Michael Novak, theologian, author, former U.S. ambassador, and holder of the George Frederick Jewett Chair in Religion, Philosophy, and Public Policy at the American Enterprise Institute in Washington, D.C., delivered a speech at the University of St. Thomas on October 29. The talk was the 17th Annual Stakeholder Dialogue sponsored by the Koch Chairs in Business Ethics and Catholic Studies.
Novak opened his lecture by noting that business is the most common vocation in the United States. Unfortunately, however, business people often have been characterized in unflattering terms. While there tends to be warm admiration for those who are, for example, farmers, fishermen, artists and the like, businesspeople are often viewed as self-interested maximizers who hoard their wealth rather than share it. Despite the treatment business usually receives from Hollywood, the news media, countercultural intellectuals and, at times, even the Church, the choice of a business career fits very well into what religious believers recognize as a calling from God that is unique to each individual.
Novak explained that one of the principal dimensions of the vocation of business is to lift people out of poverty. Business plays a critical role not only in creating wealth but also in distributing wealth. Throughout much of history, war and sickness have impoverished people while businessand market-oriented societies have created employment and abundance, thus raising people out of destitution.
The role of business is, therefore, of critical importance for a good society. But there is still much to accomplish in striving for the ideal. Novak noted that currently over two billion people are living on less than $2 a day. The critical task of the entrepreneur in society is to be the visionary, the spark, the connector. He or she must be able to see a need that is not being met and evolve a plan that creates jobs for the unemployed and provides realistic solutions for existing social problems.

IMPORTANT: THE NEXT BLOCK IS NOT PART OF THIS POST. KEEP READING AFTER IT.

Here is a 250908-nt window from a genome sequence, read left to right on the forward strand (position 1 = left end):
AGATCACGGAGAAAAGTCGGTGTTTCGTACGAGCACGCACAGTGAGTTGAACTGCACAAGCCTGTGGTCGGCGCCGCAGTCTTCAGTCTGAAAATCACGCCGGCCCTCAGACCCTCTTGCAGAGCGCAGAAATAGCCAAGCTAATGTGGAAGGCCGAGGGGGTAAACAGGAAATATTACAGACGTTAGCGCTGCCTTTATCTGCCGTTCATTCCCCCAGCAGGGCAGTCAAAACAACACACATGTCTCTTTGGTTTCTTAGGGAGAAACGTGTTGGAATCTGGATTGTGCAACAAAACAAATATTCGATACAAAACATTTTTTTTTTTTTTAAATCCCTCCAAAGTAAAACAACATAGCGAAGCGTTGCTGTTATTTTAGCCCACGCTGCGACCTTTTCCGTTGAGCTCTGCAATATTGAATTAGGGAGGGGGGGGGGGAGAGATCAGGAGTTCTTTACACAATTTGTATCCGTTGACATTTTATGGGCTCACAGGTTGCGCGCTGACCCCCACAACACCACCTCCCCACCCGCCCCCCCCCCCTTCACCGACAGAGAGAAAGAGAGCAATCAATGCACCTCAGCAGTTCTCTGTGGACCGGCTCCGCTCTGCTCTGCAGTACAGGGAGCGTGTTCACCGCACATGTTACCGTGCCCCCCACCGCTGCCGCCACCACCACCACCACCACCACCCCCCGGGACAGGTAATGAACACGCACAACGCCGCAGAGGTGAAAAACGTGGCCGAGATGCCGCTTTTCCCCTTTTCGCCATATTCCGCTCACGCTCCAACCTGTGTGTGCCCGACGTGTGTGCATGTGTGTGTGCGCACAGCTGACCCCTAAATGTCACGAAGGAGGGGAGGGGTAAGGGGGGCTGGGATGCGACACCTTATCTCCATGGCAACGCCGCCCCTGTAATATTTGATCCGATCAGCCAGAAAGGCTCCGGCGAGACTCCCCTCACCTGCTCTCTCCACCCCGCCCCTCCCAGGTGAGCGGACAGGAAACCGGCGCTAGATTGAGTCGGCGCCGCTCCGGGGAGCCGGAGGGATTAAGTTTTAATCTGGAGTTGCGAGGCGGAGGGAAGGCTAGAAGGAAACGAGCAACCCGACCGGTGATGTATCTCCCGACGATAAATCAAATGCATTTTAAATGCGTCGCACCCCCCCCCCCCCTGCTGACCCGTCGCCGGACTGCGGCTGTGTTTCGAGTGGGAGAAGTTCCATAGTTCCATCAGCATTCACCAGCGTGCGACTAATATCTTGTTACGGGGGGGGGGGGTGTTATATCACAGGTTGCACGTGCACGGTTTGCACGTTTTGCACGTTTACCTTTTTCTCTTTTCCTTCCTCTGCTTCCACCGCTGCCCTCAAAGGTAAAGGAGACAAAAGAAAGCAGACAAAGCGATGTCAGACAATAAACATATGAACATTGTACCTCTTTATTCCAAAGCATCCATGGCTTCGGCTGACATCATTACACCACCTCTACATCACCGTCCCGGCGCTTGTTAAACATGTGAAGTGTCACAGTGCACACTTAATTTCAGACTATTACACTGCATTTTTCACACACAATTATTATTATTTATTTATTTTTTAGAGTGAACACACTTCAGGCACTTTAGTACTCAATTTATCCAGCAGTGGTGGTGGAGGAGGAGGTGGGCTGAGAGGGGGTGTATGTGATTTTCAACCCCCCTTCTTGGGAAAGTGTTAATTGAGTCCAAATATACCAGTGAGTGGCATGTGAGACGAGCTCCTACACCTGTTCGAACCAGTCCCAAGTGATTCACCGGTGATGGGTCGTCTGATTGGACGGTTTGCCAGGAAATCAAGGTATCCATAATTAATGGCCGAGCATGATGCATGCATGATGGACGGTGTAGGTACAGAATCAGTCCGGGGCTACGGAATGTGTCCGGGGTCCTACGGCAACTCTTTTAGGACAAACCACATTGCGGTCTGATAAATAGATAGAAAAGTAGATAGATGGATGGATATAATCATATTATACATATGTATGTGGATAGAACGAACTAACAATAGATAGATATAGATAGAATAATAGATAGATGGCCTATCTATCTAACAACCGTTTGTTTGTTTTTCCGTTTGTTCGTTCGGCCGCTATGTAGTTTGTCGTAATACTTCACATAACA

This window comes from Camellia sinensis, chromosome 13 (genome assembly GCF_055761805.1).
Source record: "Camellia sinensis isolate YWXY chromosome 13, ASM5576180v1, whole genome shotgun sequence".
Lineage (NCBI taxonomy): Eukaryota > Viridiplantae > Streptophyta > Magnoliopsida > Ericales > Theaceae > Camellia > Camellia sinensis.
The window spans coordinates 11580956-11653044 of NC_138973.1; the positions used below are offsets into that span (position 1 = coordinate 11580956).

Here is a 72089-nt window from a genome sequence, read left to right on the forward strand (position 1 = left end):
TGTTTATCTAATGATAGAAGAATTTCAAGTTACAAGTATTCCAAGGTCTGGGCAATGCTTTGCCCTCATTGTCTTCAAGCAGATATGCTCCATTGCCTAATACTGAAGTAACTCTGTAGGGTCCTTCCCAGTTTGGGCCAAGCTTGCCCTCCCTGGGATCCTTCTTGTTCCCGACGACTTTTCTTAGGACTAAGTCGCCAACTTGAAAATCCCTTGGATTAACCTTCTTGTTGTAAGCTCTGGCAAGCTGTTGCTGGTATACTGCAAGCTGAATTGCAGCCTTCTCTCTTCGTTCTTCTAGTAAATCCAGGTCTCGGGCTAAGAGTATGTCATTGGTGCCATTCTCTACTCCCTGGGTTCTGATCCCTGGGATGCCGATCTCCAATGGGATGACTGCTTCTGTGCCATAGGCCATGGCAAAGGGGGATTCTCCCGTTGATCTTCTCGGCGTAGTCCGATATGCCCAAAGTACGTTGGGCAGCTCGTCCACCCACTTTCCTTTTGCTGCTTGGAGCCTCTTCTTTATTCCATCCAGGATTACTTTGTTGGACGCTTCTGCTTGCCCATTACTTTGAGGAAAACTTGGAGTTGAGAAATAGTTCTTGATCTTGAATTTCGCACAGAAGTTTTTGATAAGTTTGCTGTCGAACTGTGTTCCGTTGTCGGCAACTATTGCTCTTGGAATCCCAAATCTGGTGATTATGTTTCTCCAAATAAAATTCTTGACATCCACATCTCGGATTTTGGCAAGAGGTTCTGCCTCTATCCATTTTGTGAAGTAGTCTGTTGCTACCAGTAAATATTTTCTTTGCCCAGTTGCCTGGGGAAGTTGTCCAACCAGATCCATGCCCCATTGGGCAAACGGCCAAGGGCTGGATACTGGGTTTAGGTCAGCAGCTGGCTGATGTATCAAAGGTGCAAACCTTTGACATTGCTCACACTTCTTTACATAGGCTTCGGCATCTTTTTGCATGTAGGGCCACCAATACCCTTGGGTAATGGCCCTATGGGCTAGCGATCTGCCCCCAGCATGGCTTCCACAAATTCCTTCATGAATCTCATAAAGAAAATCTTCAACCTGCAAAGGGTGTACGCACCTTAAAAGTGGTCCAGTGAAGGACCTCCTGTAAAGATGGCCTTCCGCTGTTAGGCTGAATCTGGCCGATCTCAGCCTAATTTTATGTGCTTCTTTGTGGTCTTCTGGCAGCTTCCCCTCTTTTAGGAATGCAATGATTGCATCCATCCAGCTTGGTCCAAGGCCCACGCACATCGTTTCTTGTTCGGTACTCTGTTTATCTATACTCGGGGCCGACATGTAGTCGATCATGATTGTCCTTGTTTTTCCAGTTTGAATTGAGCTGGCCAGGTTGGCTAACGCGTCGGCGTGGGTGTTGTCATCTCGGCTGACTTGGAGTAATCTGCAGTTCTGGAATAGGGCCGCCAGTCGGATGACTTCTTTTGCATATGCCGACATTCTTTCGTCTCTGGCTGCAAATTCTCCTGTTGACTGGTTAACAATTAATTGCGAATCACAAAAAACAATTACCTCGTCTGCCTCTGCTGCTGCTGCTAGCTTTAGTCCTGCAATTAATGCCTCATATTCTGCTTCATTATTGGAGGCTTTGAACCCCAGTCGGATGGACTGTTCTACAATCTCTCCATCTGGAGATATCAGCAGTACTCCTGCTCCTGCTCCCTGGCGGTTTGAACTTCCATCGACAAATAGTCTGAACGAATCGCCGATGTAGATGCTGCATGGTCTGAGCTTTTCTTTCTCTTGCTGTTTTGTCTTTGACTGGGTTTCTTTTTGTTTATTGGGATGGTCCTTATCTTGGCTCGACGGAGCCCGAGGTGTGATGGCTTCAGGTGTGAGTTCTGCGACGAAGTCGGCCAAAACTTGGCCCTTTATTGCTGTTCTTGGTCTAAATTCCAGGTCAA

The cultivation of the virtues is a critical dimension of the vocation of the entrepreneur. Too often, economists and intellectuals have taken for granted the moral capital necessary for a vibrant market economy and its various businesses to flourish. Virtue lies at the heart of this moral capital. Novak explained that business has a vested interest in virtue. It cannot go forward without realism, courage, wisdom, perseverance and integrity, or without a highly motivated and virtuous work community. It cannot endure without leaders and colleagues in whom many key virtues are internalized. In this and in many other ways, business is dependent on the moral and cultural institutions of a free society and on, for example, families, schools and churches. Businessmen and businesswomen need to be attentive to the nation’s moral environment if the business economy and self-government are to survive.
Novak ended his talk by commenting upon the current financial crisis. He stated that the situation is not a crisis as much as a correction and added that the people who are predicting the end of capitalism will, as in the past, be proven wrong. He explained that our economic system, like any system, can become excessive and disordered and that the situation needs periodic correction. He noted that U.S. consumption is down 30 percent and that this is not bad in a country which routinely consumes too much and spends beyond its means. History has shown that a period of pruning and purifying is necessary for any system.
Novak’s talk was followed by respondents Thomas Holloran and Christopher DuFresne. Holloran, senior distinguished fellow at the University of St. Thomas School of Law and former president of Medtronic and CEO of Dain-Rauscher, spoke of his own vocation as a business leader. He emphasized the importance of business not in terms of its goal of shareholder wealth maximization but rather of its more important purpose to enhance the common good through serving the needs of society.
DuFresne, a senior business process manager at Target.com and a graduate of UST’s Catholic Studies and MBA programs, discussed his calling to the vocation of business in terms of his drive and desire to create great things. Yet any good creation, DuFresne argued, needs to have a solid moral foundation or else it will crumble. He pointed out that creators of wealth need such a foundation so that they don’t become subject to greed and pride. Young businesspeople must have a clear understanding of virtue, especially the cardinal virtues of justice, wisdom, temperance and courage.